THE RAPE OF DEATH.

ARGUMENT. — Sir Godfrey, a knight of Normandy, leapeth into a light vessel of Jarl Hungard, while they sit at feast, and, slaying the crew, seeketh the high seas with the Lady Thurla. He slayeth the swiftest pursuers, and escapeth in a great tempest; which on the second day abating, he maketh the inside of a bar, and must await the breeze. Jarl Hungard coming with his men and two dragons, is wrecked, but a knave shooting, slayeth the Lady Thurla. Sir Godfrey forthwith sinketh the other dragon, and saileth forth into the ocean, and is not heard of ever after.1

PALE vapours like phantoms on the sea,

The tide swells slumberous beneath our keel,

The pulses of our canvas fail; and we {122A}

No faint sweet summons from the south wind feel:

The crimson waters of the west are pale,

And bloodless arrows like a stream of steel

Flash from the moon, that rises where the gale

Only a day past raged; the clouds are lost

In pleasant rains that ripple on the sail.

The sudden fascination of the frost

Touches the heavy canvas; now there form

Reluctant crystals, and the vessel, tossed

The wild night through in the devouring storm,

Glistens with dew made sharp and bright with cold.

For no north wind may drive us to the warm

Long-looked-for lands where day, with plumes of gold,

Flaps like a lazy eagle in the air;

Where night, a bird of prey divinely bold,

Wings through the sky, intangible but fair,

And pale with subtle passion; and no wind

Turns our prow southward, till the canvas bear

No more up into it, but still behind

Follow like flame, and lead our love along

Into the valleys of the ocean, blind,

But seeing all the world awake with song

Of many lyres and lutes and reeds of straw,

And all the rivers musical that throng

In bright assemblage of unchanging law,

Like many flute-players; and seeing this,

(That all the mountains looked upon and saw)

The sweetness of the savour of a kiss,

And all its perfume wafter to the sky.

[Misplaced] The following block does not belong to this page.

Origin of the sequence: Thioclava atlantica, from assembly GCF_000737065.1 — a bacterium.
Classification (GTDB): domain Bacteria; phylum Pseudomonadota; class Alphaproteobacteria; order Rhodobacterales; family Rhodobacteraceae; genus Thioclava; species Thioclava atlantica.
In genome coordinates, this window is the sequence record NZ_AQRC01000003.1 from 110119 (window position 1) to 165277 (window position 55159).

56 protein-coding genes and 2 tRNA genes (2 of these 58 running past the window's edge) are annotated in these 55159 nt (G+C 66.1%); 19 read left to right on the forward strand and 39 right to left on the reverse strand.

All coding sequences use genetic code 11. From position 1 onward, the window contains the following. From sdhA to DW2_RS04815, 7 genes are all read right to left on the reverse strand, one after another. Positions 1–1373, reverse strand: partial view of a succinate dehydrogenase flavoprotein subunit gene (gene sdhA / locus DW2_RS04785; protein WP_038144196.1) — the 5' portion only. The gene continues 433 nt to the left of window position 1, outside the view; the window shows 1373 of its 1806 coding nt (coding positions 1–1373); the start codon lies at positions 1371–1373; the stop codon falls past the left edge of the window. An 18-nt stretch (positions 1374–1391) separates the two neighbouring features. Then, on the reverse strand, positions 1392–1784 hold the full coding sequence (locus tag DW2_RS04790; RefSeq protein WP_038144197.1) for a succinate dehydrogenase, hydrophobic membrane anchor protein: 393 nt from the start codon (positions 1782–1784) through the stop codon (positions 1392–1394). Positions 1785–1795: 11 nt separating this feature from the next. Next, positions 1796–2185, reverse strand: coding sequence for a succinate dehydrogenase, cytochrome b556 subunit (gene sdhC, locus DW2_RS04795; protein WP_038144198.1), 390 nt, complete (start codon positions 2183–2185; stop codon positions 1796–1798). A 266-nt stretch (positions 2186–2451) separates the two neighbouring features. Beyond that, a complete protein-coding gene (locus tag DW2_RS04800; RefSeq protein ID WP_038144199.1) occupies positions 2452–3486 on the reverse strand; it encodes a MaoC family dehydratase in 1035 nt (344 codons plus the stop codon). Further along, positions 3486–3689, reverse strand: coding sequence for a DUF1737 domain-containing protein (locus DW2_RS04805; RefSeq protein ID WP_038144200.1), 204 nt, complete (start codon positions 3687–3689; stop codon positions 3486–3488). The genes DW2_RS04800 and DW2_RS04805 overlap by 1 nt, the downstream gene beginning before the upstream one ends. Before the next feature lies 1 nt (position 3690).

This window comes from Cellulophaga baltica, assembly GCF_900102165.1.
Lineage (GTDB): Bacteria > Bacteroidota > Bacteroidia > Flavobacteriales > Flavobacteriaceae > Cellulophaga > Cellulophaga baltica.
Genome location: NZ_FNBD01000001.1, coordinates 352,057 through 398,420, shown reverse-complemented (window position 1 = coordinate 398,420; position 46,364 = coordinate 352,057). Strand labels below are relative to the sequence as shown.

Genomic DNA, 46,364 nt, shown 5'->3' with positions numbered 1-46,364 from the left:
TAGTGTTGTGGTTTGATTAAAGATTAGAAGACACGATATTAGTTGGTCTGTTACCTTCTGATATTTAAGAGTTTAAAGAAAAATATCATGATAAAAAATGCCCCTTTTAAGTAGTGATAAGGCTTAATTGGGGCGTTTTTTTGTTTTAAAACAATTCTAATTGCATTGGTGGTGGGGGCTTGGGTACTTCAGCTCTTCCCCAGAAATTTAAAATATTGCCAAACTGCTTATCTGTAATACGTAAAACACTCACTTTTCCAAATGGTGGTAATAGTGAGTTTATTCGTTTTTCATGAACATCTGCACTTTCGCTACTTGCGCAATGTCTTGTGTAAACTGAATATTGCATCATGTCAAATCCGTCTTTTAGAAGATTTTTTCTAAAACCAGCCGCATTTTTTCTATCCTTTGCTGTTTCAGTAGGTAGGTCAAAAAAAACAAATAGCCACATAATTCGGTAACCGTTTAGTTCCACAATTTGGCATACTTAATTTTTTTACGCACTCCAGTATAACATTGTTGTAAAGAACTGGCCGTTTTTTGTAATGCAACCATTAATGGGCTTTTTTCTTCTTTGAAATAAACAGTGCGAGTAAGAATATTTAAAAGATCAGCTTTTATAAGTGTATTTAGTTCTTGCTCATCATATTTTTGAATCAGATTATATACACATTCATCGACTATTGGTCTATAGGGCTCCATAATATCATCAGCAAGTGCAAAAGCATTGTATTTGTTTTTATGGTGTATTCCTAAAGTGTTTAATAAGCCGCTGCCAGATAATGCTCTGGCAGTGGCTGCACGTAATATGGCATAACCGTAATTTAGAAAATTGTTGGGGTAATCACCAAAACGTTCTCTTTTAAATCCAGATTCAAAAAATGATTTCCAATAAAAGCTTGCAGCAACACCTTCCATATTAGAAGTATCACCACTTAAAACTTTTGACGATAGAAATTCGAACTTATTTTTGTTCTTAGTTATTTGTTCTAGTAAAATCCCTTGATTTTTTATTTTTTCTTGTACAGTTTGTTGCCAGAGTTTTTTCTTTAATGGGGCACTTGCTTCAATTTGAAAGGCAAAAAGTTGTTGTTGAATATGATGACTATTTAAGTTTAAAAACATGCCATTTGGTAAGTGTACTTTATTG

Nay, but no wind will drive our fortalice {122B}

(So strong against the sun) to where they ply

Those pallid wings, or turn our vessel’s beak

With utmost fury to the North, to dye

Our prows with seaweed, such as wise men seek

For cleansing of their altars with slow blood

Wrenched from the long dark leaves, with fingers weak

With age and toil; to stem the restless flood

That boils between the islands; to attain

The ultimate ice, where some calm hero stood

And looked one last time for a sail in vain,

And looking upward not in vain, lay down

And died, to pass where cold and any pain

Are not. So still the night is, like the crown

Most white of the high God that glittereth!

The stars surround the moon, and Nereids drown

Their rippled tresses in her golden breath.

Let us keep watch, my true love, caught at last

Between my hands, and not remember death.

Only bethink us of the daylight past,

The long chase oversea, the storm, the speed

Whereby we ran before the leaping blast,

And left the swift pursuers at our need

With one wrecked dragon and one shattered; yea!

And on their swiftest many warriors bleed,

Having beheld, above the gray seaway

Between them and the sun, my sword arise,

Like the first dagger flashing for the day,

My sword, that darts among them serpentwise —

And all their warriors fell back a space,